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Undertstanding the Home Market Effect and the Gravity Equation: The Role of Differentiating Goods

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  • Robert C. Feenstra
  • James A. Markusen
  • Andrew K. Rose

Abstract

This paper argues that the theoretical foundations for the gravity equation are general, while the empirical performance of the gravity equation is specific to the type of goods examined. Most existing theory for the gravity equation depends on the assumption of differentiated goods. We show that the gravity equation can also be derived from a reciprocal dumping' model of trade in homogeneous goods. The different theories have different testable implications. Theoretically, the gravity equation should have a lower domestic income elasticity for exports of homogeneous goods than of differentiated goods, because of a home market' effect which depends on barriers to entry. We quantify the home market effect empirically using cross-sectional gravity equations, and find that domestic income export elasticities are indeed substantially higher for differentiated goods than for homogeneous goods.

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Bibliographic Info

Paper provided by National Bureau of Economic Research, Inc in its series NBER Working Papers with number 6804.

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Date of creation: Nov 1998
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Handle: RePEc:nbr:nberwo:6804

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  1. Brander, James A., 1981. "Intra-industry trade in identical commodities," Journal of International Economics, Elsevier, vol. 11(1), pages 1-14, February.
  2. Simon J. Evenett & Wolfgang Keller, 1998. "On Theories Explaining the Success of the Gravity Equation," NBER Working Papers 6529, National Bureau of Economic Research, Inc.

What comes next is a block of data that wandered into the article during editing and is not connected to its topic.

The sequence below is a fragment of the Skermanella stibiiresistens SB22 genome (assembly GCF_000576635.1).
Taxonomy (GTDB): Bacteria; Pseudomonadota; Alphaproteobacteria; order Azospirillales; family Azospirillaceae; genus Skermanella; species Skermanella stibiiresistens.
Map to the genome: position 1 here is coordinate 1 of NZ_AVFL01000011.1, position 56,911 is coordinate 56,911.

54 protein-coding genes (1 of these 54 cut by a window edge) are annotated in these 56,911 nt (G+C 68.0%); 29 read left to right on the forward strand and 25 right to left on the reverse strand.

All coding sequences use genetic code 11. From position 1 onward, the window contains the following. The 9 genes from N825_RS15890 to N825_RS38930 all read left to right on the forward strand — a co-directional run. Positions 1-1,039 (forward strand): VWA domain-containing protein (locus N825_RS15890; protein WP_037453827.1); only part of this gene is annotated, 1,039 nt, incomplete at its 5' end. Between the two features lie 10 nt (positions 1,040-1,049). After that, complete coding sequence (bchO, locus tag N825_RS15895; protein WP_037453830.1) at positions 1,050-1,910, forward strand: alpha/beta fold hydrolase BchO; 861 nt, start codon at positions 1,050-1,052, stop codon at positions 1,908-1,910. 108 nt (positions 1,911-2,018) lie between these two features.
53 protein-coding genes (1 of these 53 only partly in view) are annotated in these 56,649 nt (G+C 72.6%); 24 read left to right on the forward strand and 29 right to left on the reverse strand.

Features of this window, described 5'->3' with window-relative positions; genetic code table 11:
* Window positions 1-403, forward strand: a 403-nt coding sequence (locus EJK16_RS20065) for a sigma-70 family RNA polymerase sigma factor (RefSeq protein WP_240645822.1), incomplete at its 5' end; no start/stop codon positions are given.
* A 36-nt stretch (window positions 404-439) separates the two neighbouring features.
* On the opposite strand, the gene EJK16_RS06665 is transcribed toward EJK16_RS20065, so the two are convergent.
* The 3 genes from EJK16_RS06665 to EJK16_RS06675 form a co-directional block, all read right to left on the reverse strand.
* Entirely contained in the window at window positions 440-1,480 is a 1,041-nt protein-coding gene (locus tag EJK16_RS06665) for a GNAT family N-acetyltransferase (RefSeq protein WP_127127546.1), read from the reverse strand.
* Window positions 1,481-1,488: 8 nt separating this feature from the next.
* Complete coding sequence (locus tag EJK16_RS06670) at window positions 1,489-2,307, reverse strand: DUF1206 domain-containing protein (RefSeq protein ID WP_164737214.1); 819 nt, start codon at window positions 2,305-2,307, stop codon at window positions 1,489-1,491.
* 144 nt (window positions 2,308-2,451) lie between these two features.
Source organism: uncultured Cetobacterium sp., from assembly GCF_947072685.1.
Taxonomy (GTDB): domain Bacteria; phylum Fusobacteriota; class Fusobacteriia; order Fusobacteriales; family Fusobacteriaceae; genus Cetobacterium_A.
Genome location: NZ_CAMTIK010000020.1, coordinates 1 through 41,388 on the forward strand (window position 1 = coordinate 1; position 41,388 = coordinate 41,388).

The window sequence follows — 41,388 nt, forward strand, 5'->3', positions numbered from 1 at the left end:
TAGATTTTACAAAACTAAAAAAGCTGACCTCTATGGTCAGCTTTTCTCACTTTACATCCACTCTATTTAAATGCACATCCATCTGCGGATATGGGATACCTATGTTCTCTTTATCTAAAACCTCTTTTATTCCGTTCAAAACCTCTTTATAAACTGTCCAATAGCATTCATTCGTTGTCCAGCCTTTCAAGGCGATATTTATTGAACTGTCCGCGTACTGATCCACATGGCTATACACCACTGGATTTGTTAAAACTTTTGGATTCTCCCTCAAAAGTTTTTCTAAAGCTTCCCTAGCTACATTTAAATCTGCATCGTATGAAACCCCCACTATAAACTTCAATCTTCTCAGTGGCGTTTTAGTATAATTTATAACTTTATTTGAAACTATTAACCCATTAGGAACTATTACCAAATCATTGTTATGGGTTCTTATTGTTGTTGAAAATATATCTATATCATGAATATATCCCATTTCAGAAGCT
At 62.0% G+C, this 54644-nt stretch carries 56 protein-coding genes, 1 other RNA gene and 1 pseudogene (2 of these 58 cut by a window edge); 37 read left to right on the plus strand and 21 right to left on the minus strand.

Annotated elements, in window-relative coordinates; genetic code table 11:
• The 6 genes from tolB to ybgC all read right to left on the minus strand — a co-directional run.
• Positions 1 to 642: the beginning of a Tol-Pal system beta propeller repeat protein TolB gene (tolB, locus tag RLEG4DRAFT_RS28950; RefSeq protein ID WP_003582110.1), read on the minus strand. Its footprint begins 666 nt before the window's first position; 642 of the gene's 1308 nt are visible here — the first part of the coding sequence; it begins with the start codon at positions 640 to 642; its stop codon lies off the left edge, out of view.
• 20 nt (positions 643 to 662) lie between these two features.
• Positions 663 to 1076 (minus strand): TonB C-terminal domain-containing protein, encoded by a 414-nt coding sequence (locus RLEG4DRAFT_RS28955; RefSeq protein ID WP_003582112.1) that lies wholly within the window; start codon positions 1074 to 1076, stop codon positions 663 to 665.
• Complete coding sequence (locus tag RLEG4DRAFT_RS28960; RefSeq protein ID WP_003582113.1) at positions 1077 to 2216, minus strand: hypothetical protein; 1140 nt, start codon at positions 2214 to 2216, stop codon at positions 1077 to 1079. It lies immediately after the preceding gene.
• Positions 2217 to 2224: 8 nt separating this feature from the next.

3. Krugman, Paul, 1980. "Scale Economies, Product Differentiation, and the Pattern of Trade," American Economic Review, American Economic Association, vol. 70(5), pages 950-59, December.
  4. Davis, D.R., 1997. "The Home Market, Trade, and Industrial Structure," Papers 597, Harvard - Institute for International Development.
  5. Venables, Anthony J., 1985. "Trade and trade policy with imperfect competition: The case of identical products and free entry," Journal of International Economics, Elsevier, vol. 19(1-2), pages 1-19, August.
  6. Donald R. Davis & David E. Weinstein, 1998. "Market Access, Economic Geography, and Comparative Advantage: An Empirical Assessment," NBER Working Papers 6787, National Bureau of Economic Research, Inc.
  7. James A. Brander & Paul Krugman, 1983. "A 'Reciprocal Dumping' Model of International Trade," NBER Working Papers 1194, National Bureau of Economic Research, Inc.
  8. David Hummels & James Levinsohn, 1993. "Monopolistic Competition and International Trade: Reconsidering the Evidence," NBER Working Papers 4389, National Bureau of Economic Research, Inc.
  9. Deardorff, A.V., 1995. "Determinants of Bilateral Trade : Does Gravity Work in a Neoclassical World?," Papers 95-05, Michigan - Center for Research on Economic & Social Theory.
  10. Markusen, James R., 1981. "Trade and the gains from trade with imperfect competition," Journal of International Economics, Elsevier, vol. 11(4), pages 531-551, November.
  11. Bergstrand, Jeffrey H, 1989. "The Generalized Gravity Equation, Monopolistic Competition, and the Factor-Proportions Theory in International Trade," The Review of Economics and Statistics, MIT Press, vol. 71(1), pages 143-53, February.
  12. Rauch, James E., 1999. "Networks versus markets in international trade," Journal of International Economics, Elsevier, vol. 48(1), pages 7-35, June.
  13. Helpman, Elhanan, 1987. "Imperfect competition and international trade: Evidence from fourteen industrial countries," Journal of the Japanese and International Economies, Elsevier, vol. 1(1), pages 62-81, March.
  14. Davis, Donald R., 1995. "Intra-industry trade: A Heckscher-Ohlin-Ricardo approach," Journal of International Economics, Elsevier, vol. 39(3-4), pages 201-226, November.
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